Twin Peaks Revival To Be Shot As One Continuous Movie

In an exciting new development in the roller-coaster of emotions that is the Twin Peaks revival, Showtime president David Nevins announced today that the new series will begin shooting in September, and (Lynch and Frost) will "film the series continuously as one long movie, which will then be cut into individual episodes in post production." 

Since the October 2014 announcement, and David Lynch's temporary departure from the project, I have strongly argued the importance of the Lynch/Frost team both being at the helm, and network executives giving the talented duo complete creative control.  Here are some of the posts and images I created at the time. 

Hearing that Lynch and Frost wrote the series as a continuous story does not surprise me, and I am sure it won't be the last unique approach from the team who brought us the most groundbreaking TV show to ever grace the small screen.  They work well together, they have a chemistry, and the show needs the creativity and expertise they individually contribute for the best possible outcome.  In 2013, which we now know was when Lynch and Frost were writing the revival script,  Mark Frost said of the show "Twin Peaks is a continuing story that comes from David Lynch and myself."  

Indeed, BOB was only discovered on-set by David Lynch, after then-set dresser, Frank Silva's presence sparked an idea in Lynch's mind, which led to arguably the most terrifying television villain of all time. Similarly, the Red Room dream sequence came to Lynch when he was asked to film a "European, movie-style ending" for the pilot episode, and was struck by inspiration as he leaned against his car on a cold night while the chassis was hot. 


If you want to see what Lynch does to a script, have a look at this first draft of the final episode. The Red Room/Black Lodge scenes would have looked very different without his rewrites and on-set inspiration.

The changes outlined below are from Twin Peaks Wikia and include SPOILERS.

"Differences Between Original Script and Filmed Episode"

The officially-credited writers for this episode are Mark Frost, Harley Peyton, and Robert Engels. However, David Lynch revised their script significantly sans credit, maintaining the episode’s general structure but altering much of the dialogue and many scenes (most notably in the Red Room/Black Lodge sequences, making them more akin to the dream sequences in the first season).

Lynch also added more characters to the episode (probably in deference to the fact that this would be the final episode), some of whom had not been seen in the series for some time. The major differences between the episode as originally scripted and as actually filmed are as follows: 

  • The Log Lady and Ronette Pulaski, both of whom appear in the actual episode, do not appear in the original script.
     
  • The confrontation between Benjamin Horne and the Haywards is generally the same, although there is more dialogue in the original script. Also, in the original script, Doc Hayward shoves Ben, who strikes his head against a coffee table; a distraught Doc Hayward rushes to Ben's aid and apologises to him. In the filmed episode, Doc Hayward punches Ben, who splits his head against the fireplace; Doc Hayward reacts with terror and does not rush to Ben's aid.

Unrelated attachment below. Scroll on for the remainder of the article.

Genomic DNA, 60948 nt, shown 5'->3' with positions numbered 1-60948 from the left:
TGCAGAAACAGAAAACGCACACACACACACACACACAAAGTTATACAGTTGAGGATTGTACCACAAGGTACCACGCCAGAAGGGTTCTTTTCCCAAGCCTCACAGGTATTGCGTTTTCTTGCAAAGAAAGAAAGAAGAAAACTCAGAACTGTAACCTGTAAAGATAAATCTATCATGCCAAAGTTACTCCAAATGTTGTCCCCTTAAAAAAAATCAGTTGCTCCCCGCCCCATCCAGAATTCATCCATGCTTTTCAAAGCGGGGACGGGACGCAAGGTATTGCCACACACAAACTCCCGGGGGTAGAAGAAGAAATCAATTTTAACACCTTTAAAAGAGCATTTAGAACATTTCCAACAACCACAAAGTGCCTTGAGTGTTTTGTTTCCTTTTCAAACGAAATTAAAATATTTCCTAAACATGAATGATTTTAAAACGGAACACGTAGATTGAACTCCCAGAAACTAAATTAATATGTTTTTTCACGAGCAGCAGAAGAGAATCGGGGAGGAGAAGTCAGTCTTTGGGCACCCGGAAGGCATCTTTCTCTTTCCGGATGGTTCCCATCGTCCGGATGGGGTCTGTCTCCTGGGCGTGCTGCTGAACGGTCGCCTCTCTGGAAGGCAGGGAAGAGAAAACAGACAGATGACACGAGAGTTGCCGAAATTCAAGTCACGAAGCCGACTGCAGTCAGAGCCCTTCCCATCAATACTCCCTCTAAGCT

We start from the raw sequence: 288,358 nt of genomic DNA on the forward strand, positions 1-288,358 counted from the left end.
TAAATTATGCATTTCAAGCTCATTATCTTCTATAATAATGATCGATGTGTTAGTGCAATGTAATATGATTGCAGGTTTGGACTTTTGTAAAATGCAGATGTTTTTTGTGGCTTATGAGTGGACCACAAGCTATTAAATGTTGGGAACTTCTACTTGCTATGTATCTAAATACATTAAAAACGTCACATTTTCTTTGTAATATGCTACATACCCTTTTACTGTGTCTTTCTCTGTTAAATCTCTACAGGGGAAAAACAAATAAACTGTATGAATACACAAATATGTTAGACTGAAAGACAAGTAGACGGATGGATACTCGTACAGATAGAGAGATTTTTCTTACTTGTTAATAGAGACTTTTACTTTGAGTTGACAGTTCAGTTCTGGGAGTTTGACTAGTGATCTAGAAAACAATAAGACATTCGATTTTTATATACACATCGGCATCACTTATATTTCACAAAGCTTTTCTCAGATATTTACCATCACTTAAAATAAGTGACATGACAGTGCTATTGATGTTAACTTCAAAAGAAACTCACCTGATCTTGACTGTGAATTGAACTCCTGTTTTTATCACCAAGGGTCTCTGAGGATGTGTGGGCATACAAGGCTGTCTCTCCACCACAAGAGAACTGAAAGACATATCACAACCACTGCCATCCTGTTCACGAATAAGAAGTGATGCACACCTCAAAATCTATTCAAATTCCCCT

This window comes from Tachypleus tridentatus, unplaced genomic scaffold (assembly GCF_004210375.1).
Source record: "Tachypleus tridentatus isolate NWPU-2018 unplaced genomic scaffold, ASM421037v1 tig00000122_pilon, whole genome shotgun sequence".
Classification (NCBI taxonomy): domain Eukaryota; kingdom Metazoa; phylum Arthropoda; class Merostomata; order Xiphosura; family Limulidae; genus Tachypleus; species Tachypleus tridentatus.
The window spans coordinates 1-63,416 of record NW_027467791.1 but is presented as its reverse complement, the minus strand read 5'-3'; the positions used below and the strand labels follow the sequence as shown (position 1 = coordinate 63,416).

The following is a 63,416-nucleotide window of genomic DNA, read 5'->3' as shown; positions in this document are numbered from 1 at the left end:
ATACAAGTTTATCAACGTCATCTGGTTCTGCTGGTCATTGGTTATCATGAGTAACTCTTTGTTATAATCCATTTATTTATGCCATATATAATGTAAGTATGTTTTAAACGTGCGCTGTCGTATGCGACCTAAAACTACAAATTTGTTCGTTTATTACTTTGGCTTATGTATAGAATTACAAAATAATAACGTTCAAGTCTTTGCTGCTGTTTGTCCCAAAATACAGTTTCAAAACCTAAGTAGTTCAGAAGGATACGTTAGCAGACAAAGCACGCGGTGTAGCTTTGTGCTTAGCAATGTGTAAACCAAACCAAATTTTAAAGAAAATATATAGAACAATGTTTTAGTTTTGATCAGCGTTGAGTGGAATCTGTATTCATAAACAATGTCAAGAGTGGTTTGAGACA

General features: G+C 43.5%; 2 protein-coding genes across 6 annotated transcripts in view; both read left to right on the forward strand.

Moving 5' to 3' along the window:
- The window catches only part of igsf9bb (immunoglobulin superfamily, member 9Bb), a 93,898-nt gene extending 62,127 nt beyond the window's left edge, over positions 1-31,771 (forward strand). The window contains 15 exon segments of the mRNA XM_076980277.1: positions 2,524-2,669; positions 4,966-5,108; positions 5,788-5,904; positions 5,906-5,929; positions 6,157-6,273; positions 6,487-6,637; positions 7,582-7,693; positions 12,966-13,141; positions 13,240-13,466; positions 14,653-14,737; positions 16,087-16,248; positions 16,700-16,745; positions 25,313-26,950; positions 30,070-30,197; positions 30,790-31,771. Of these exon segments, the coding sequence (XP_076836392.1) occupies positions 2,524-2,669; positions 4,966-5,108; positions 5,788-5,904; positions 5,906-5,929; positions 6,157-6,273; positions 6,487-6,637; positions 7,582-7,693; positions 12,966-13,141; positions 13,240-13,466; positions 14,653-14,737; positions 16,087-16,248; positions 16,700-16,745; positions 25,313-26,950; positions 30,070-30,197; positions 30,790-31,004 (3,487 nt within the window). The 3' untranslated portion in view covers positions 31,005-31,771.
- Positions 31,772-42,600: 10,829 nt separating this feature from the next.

• In the original script, Hawk and Major Briggs find Leo Johnson in Windom Earle's cabin. Leo instinctively begins to speak when he sees them, setting off the spider-trap set by Earle. Lynch replaced this with the scene in the Double R Diner featuring Bobby, Shelly, Major Briggs, Mrs Briggs, Dr Jacoby, Sarah Palmer, and Heidi the German waitress. With the exception of Major Briggs, none of these characters appear in the original script. In the filmed episode, Leo is only seen very briefly, via footage from the previous episode; his ultimate fate is left unresolved.
     
  • In the original script, Pete Martell does not accompany Andrew Packard into the bank. Instead, Catherine Martell rushes into the bank just before Andrew accidentally sets off the bomb. Catherine does not appear at all in the filmed episode, and in the original script, Pete’s only appearance is in the Sheriff’s station at the beginning of the episode.
     
  • In the original script, Sheriff Truman sees a vision of a dark woman wearing chain mail, holding a sword and a shield.
     
  • The sequences in the Black Lodge are almost totally different in the original script: Windom Earle has much more dialogue; there is no backwards-talking; Laura Palmer appears only for an instant and does not speak; and The Black Lodge Singer, The Man from Another Place, the Giant, the Elderly Bellhop, Maddy Ferguson, and Leland Palmer do not appear. Windom Earle’s fate is less abrupt; he ends up shackled to a dentist’s chair with BOB as the torturer.
     
  • The revelation at episode’s end that Cooper is now inhabited by BOB is more subtle in the original script. In the bathroom scene, Cooper squeezes toothpaste onto his toothbrush, looks to the mirror and smiles, with BOB’s reflection smiling back; the episode ends at this point. In the filmed episode, Cooper squeezes the toothpaste into the sink, sees BOB’s reflection in the mirror, smashes his head into the mirror, says "How’s Annie?" repeatedly, and laughs uncontrollably."

For a further revision of the script, which were also mostly discarded, go here:
http://www.glastonberrygrove.net/texts/script29.html 


Lynch and Frost have spent years writing the revival episodes, and have turned in a mammoth script to Showtime, which could end up being anything from 9 to 18 episodes after editing. After years of discussions and planning, script-writing and drawn-out negotiations, Lynch and Frost will begin shooting in September and all is right with the world again.

David Lynch and Mark Frost: Their Collaboration in Pictures